Don’t be intimidated by oil painting! In today’s lesson, learn how to take a blank canvas and turn it into the painting you’ve only been thinking about creating. Because there are several ways to begin an oil painting, use this guidance from Julie Gilbert Pollard, author of Discover Oil Painting and the featured instructor of four art workshop DVDs on oil painting for beginners. Scroll down for this exclusive excerpt from Julie’s book, and click here to learn more from her directly! ~Cherie
A Basic Method for Beginning a Painting by Julie Gilbert Pollard
First, establish the composition. As it’s extremely helpful to place the most important shapes of the composition before commencing to paint, “drawing” will normally be your first step. The drawing is the basic plan for where to put those luscious colors. Your drawing/shape-making tools will include a charcoal pencil, brushes, paint and an old rag–all of which to use as needed. The drawing need not be detailed. Depending on the subject matter, however, accuracy of placement is important.
Once you have your composition established, you can begin the painting process. There are several different methods I use to begin my oil paintings. I often choose one over the other based on a gut feeling of what will work best for that painting at that particular point in time.
There are many painters who follow the same process for every painting, and you may well find that one method suits you best to use as a standard approach (see three more ways to begin an oil painting in my book, Discover Oil Painting). My advice to you however, especially if you’re fairly new to oil painting, is to paint the same basic composition several times using a different method each time. Then you can see the benefits and drawbacks of each for yourself. Tip: Use the same type, brand and size of canvas so that you can make apples-to-apples comparisons.
How to Start a Painting for Beginners: Standard Color Block-In
Follow these steps to block in a painting with transparent colors following a loose sketch.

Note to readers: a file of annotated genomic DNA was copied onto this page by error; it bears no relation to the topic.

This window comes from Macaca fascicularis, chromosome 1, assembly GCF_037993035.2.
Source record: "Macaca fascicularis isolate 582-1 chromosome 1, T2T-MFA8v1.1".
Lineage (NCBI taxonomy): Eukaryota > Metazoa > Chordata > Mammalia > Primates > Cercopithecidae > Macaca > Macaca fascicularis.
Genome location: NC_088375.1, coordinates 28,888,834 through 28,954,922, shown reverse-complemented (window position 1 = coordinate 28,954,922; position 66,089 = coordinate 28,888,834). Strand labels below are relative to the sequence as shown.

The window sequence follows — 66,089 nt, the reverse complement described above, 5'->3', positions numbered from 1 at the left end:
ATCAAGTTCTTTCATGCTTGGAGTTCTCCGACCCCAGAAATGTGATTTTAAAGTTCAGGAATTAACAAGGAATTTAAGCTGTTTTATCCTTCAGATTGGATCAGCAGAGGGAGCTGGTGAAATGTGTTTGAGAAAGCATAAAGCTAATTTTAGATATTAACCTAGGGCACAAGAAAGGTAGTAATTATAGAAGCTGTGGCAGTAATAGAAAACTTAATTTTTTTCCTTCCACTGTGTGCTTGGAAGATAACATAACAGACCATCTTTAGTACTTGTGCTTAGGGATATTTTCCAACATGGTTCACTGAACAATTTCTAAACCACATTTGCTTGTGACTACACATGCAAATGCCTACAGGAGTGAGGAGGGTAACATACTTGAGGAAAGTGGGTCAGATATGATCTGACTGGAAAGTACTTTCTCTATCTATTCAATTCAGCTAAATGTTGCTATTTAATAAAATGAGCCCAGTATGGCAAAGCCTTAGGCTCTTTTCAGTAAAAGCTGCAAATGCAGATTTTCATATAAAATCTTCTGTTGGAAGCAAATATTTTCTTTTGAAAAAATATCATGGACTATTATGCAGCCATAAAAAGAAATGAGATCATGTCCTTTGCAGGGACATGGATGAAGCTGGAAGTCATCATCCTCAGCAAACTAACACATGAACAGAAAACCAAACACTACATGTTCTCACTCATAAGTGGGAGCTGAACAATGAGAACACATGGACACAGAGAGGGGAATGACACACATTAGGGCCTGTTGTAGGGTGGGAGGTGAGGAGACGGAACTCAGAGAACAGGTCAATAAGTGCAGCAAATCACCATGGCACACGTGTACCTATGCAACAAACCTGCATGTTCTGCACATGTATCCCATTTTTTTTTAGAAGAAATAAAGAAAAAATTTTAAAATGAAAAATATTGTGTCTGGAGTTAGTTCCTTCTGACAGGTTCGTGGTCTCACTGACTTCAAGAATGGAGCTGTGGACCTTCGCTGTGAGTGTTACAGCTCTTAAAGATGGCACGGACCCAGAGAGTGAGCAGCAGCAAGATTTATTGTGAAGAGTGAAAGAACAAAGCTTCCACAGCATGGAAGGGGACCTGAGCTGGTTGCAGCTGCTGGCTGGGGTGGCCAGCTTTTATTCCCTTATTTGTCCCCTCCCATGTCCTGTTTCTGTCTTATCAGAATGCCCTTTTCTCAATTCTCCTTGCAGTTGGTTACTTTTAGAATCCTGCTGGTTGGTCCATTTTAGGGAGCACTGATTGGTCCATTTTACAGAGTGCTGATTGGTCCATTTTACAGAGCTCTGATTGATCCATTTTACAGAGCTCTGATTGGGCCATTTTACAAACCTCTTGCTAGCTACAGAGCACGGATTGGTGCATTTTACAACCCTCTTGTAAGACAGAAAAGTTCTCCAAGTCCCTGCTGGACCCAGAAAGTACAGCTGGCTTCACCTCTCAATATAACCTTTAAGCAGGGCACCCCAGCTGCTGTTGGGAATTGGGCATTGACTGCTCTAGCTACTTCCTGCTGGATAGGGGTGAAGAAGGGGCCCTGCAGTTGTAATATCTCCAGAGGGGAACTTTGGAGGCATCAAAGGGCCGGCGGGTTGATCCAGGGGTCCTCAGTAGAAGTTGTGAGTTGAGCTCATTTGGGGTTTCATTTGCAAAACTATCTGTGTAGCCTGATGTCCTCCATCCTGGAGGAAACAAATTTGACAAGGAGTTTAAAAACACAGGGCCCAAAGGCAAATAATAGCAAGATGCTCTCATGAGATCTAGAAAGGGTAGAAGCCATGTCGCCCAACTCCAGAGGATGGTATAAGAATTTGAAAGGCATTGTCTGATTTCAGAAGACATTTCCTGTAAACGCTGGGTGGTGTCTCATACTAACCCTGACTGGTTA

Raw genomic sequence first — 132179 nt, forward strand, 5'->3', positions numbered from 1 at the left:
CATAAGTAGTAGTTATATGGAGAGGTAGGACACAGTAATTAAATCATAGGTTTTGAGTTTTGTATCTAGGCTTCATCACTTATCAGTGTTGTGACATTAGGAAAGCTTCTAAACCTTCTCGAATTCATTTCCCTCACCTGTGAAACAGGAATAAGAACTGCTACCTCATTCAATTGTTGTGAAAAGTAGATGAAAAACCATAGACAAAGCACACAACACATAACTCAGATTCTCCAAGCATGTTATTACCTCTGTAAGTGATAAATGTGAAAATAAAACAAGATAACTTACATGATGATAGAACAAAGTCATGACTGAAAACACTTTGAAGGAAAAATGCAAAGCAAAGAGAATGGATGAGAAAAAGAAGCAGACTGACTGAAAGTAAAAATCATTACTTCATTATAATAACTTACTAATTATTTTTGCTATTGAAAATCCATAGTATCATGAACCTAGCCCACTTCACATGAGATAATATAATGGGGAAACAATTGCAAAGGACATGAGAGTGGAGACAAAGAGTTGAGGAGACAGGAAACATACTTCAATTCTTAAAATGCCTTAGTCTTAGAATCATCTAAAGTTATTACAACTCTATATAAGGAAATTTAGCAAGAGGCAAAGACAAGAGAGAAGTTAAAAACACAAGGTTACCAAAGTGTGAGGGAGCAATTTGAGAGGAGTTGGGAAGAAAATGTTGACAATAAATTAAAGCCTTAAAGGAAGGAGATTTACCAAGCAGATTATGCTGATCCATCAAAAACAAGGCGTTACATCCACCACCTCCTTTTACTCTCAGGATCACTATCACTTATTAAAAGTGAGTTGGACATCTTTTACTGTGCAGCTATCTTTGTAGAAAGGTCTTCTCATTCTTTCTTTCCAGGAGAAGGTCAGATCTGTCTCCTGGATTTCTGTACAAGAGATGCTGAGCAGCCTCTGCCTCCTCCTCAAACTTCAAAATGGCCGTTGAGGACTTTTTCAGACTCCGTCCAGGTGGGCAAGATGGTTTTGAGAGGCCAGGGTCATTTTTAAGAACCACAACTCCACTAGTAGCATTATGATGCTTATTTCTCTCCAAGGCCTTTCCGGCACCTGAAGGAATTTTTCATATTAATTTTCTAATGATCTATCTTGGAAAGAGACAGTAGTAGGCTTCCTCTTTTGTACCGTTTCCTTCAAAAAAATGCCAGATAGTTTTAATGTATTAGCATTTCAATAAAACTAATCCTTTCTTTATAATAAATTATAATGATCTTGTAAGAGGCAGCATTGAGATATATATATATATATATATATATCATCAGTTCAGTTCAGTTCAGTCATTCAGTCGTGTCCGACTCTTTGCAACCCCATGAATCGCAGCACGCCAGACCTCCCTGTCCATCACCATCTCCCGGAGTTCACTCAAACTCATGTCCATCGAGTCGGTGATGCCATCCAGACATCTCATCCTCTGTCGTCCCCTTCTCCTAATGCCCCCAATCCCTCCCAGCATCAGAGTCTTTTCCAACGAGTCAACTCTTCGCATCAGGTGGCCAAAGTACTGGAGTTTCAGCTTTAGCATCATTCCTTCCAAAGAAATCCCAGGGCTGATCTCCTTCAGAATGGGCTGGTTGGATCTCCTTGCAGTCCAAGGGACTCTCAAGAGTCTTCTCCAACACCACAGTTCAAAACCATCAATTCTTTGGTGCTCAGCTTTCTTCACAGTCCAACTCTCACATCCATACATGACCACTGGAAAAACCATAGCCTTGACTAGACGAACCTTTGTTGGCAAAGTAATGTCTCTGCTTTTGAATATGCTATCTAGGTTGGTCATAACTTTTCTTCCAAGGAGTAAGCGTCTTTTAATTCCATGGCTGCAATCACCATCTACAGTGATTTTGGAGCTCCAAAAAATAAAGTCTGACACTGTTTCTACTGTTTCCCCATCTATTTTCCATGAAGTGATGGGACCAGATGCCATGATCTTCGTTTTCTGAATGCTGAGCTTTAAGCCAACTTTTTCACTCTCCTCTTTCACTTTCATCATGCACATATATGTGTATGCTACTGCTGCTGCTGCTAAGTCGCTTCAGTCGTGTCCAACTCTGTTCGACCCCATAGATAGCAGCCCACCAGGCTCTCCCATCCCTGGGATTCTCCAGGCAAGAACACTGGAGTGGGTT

Materials for this oil painting demonstration:
Bristle brushes: flats, rounds, filberts and fans in a variety of sizes
Oil paints: transparent and opaque oil paints of your choosing
Other: lean medium, old rag, odorless mineral spirits (OMS), palette, palette knife
1. Sketch the Composition
Create a quick, loose brush sketch.
2. Begin Blocking In the Transparent Colors
Use transparent colors to help keep from over- diluting the paint with OMS. Too much OMS in relation to paint produces a weak paint film. Either Chroma Archival Oils Odorless Lean Medium or Gamblin’s Galkyd Lite will be useful for increasing the flow and transparency of the paint in this stage. (Or you can prepare your own with a mixture of 1 part alkyd medium to 2 parts OMS.)
3. Define the Shapes and Paint the Sky
With opaque paint, begin to define the shapes. Paint a pale sky around the trees.
4. Add a Figure, Define the Shadows and Flesh Out the Foliage and Reflections
Add a figure on the bridge. Define the bridge stones and shadows falling over the bridge. Begin to flesh out the foliage and add reflections on the right side of the water area.
5. Continue Building and Modeling the Shapes
Expand on the foliage in the two large trees, adding thicker paint and modeling of the canopy shape. Finish the shoreline on both sides of the canvas. Paint the reflections, making sure the shapes of the reflections loosely but accurately reflect the proper shapes of the shoreline, foliage and flowering trees above the water.
6. Add Final Details (see painting at top)
Splash some sunlight on the bridge stones and suggest the vine growing out of its crevices. Add a few well-placed zigzag ripples in the water and a small understated duck with a ripple trail behind her.
Bonus: Advantages and disadvantages of this oil painting method:
Advantage: Where particular colors are desired, this method can make it easier as the base colors are blocked in within a few minutes.
Disadvantage: Tends to lead you to paint the colors you see rather than to be adventurous and creative with color. (I broke free a bit here by pushing the color past what I actually saw in the photo, especially in the shadows.) ~Julie
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